The Taliban have captured the first provincial capital in Afghanistan, since they intensified attacks on the government forces.
The militants managed to capture the capital of southwestern province of Nimroz on Friday, according to the deputy governor, Roh Gul Khairzad.
"The city of Zaranj, provincial capital of Nimroz, has fallen to the Taliban," she told AFP, adding that the city had fallen "without a fight.”
The Taliban said earlier that their forces had captured strategic buildings, including the administrative and police headquarters, in Zaranj.
Taliban close Pakistan border crossing
The fall of the provincial capital comes on the same day as the Taliban closed a key border crossing with Pakistan, demanding Islamabad drop visa requirements for Afghans.
"(The crossing) will remain closed for all types of commuting, including transit and trade, for both sides, and pedestrians, until the Pakistani side leaves the gate open, morning to evening, for Afghans holding [Pakistani issued] migration cards or [Afghan] ID cards," the Taliban’s shadow governor for Kandahar province said in the statement.
Taliban spokesman Zabihullah Mujahid also confirmed the border closure, saying the group's leadership had endorsed the move.
Pakistani border officials at Chaman told Reuters the Taliban had placed concrete barriers to block the road on their side of the Friendship Gate.
Pakistan also responded by closing its side of the border, leaving pedestrians, passenger vehicles, and cargo trucks stranded.
Last month, the Taliban captured the southeast Chaman-Spin Boldak border crossing from Afghan forces.
Ever since, Pakistani border officials have begun enforcing visa requirements for Afghans.
The border closure could impact import of medicines and other essential goods into Afghanistan, amid the coronavirus pandemic and the surge in violence, which according to the United Nations has internally displaced hundreds of thousands of people.
Afghanistan heads for ‘catastrophe’: UN envoy
The United Nations’ envoy to Afghanistan, Deborah Lyons, called on the Taliban to cease its attacks on major cities immediately, warning that the country was heading for "catastrophe, so serious that it would have few, if any parallels in this century.”
She said that countries meeting with Taliban representatives should "insist on a general ceasefire" and a "resumption" of the negotiations.
Taliban kill 10 Afghan soldiers, assassinate media official in Kabul
Meanwhile, the Taliban killed at least 10 Afghan soldiers during heavy clashes to capture another provincial capital, and assassinated a top official in the capital Kabul.
The militants intensified fighting on the outskirts of the provincial capital Sheberghan on Friday.
At least 10 Afghan soldiers and a commander of armed members belonging to the Abdul Rashid Dostum militia group, allied with the government, were killed in the northern province of Jowzjan.
“The Taliban launched violent attacks on the outskirts of Sheberghan this week and during heavy clashes a pro-government militia forces' commander loyal to Dustom was killed," said Abdul Qader Malia, the deputy governor of the province.
Violence has been surging across Afghanistan amid the withdrawal of US-led foreign forces from the country. The 2001 invasion of Afghanistan ousted the Taliban from power, but it worsened the security situation in the country.
In the meantime, another provincial council member said nine of the 10 districts of Jowzjan were now controlled by the Taliban.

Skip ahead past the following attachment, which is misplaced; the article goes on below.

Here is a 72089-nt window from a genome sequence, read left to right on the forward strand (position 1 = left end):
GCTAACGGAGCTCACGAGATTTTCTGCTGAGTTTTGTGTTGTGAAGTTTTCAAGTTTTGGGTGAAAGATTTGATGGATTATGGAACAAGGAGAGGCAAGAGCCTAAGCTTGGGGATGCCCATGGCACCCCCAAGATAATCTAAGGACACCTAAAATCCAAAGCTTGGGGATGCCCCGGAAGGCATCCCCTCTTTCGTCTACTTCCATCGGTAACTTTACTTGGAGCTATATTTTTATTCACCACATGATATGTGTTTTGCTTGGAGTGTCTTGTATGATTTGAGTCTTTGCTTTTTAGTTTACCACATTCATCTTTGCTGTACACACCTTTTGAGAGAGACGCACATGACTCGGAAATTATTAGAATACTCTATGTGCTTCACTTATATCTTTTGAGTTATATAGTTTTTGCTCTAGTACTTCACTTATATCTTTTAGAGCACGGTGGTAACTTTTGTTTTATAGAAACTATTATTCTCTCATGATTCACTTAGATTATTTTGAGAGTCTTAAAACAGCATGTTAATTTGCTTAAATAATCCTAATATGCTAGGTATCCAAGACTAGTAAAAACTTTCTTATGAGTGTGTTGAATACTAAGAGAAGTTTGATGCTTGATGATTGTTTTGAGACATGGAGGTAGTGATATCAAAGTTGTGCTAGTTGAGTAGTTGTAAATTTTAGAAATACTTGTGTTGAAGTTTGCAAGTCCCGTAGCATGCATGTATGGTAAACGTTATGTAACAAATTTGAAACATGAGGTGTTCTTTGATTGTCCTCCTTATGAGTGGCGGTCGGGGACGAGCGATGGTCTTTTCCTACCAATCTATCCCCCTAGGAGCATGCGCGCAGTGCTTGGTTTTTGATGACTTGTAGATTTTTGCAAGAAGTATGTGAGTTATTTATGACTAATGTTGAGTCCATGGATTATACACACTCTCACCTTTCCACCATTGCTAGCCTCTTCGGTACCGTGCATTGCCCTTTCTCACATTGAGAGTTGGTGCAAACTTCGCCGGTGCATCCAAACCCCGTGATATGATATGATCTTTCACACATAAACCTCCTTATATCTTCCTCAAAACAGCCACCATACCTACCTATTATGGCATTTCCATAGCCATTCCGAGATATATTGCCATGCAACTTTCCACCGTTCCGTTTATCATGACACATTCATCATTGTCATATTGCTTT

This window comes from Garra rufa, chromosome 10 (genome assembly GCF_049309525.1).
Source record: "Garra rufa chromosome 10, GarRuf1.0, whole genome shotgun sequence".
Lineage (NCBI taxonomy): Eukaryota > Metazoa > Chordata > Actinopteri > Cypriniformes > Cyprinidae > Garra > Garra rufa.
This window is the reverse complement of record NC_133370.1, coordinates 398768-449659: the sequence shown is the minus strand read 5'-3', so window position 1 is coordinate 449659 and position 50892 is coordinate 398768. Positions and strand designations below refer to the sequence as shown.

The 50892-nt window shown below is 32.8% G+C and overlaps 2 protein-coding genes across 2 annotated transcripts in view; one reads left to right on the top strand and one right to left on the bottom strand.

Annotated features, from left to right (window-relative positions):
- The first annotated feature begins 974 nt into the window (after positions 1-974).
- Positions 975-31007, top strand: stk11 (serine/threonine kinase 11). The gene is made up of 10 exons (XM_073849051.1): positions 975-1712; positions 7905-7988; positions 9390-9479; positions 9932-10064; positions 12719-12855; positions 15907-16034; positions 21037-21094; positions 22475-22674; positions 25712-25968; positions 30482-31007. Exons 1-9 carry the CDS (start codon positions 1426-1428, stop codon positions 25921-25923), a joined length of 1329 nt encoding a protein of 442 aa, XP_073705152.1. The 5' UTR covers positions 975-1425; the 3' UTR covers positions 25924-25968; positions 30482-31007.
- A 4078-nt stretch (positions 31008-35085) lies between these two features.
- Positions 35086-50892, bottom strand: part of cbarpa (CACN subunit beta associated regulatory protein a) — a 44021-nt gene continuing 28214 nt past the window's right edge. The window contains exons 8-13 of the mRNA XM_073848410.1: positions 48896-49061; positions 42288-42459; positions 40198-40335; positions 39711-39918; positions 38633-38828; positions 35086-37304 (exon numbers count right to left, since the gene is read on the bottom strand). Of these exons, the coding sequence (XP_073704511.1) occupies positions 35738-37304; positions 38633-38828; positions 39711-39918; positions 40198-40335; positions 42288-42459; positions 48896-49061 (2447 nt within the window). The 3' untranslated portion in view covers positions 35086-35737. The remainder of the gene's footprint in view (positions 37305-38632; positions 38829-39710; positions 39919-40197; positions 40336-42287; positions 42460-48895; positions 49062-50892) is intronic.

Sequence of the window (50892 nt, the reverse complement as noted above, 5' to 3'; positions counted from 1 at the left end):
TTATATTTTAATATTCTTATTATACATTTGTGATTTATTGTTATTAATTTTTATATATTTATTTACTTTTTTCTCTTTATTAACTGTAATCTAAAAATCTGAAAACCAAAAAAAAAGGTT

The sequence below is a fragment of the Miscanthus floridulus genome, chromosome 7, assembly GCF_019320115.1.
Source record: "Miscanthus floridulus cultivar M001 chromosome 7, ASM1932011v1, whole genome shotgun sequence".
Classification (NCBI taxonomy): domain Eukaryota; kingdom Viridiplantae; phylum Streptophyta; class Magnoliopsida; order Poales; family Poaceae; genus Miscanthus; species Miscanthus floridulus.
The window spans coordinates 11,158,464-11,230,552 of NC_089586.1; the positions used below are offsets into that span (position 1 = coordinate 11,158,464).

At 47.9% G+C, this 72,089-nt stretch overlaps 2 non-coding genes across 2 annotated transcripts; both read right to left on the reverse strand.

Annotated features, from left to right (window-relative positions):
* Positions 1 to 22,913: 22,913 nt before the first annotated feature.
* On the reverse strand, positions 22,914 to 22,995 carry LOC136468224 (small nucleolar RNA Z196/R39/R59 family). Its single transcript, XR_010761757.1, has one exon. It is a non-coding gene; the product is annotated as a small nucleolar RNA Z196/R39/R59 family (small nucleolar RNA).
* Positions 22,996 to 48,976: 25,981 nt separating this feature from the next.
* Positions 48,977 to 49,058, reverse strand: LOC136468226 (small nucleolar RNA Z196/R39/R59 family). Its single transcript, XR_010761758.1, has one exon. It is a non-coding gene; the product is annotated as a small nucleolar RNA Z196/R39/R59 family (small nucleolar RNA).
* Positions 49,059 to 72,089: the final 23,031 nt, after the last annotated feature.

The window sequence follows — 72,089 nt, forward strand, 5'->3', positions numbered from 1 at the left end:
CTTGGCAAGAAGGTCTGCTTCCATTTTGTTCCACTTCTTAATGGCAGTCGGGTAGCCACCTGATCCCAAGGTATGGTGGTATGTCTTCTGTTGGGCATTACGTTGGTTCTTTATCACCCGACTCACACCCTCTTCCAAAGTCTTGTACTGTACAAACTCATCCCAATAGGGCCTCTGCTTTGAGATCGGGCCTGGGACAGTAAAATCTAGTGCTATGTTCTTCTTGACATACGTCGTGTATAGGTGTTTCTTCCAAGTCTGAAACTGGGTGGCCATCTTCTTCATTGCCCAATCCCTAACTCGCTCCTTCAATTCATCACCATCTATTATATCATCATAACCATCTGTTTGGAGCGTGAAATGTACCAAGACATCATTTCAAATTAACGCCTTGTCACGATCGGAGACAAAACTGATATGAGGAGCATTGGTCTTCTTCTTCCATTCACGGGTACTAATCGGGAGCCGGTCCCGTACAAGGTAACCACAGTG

In an attack in Kabul, the militants shot dead the head of the Afghan government's media information center at a mosque, said Interior Ministry spokesman Mirwais Stanikzai.
"Unfortunately, the savage terrorists have committed a cowardly act once again and martyred a patriotic Afghan," Stanikzai said.
In a message to media, the Taliban claimed responsibility for the assassination.
The assassination attack came days after the Taliban threatened to carry out more attacks against top government officials.
On Tuesday, a coordinated bomb-and-gun attack occurred near the residence of acting Defense Minister General Bismillah Mohammadi in downtown Kabul. Mohammadi survived the attack but at least eight people were killed and 20 others wounded.
The Taliban are now demanding a “the lion’s share of power” in any new government in Afghanistan, according the US special representative for Afghanistan, Zalmay Khalilzad, who warned on Tuesday that Afghanistan’s situation was rapidly deteriorating.
The United Nations (UN) also warned this week about the safety of tens of thousands of people trapped in the strategic city of Lashkar Gah — the capital of southern Helmand Province — as the Taliban intensified clashes with Afghan military forces to take control, there.
"Violence has only escalated and there is no way to assess the damage in Lashkar Gah as both sides are locked in an intense ground battle... it is hard to even recover bodies by aid agencies," a senior Western security official said in Kabul.
On Thursday a bomb attack hit office of aid group Action Against Hunger, in Lashkar Gah.
"Civilians find themselves in between warring parties. They are being displaced from their homes and are often the first victims of the conflict," said Mike Bonke, Action Against Hunger's Country Director in Afghanistan.
"Humanitarian organizations like Action Against Hunger try their best to support people's needs, but we need safety guarantees from all parties to be able to operate," he said in a statement.
If captured, Lashkar Gah would be the first provincial capital to fall to the militant group. So far, they have taken control of some radio and TV stations in the city.
The government has, however, pledged to defend strategic centers after losing many rural districts to the Taliban in recent months.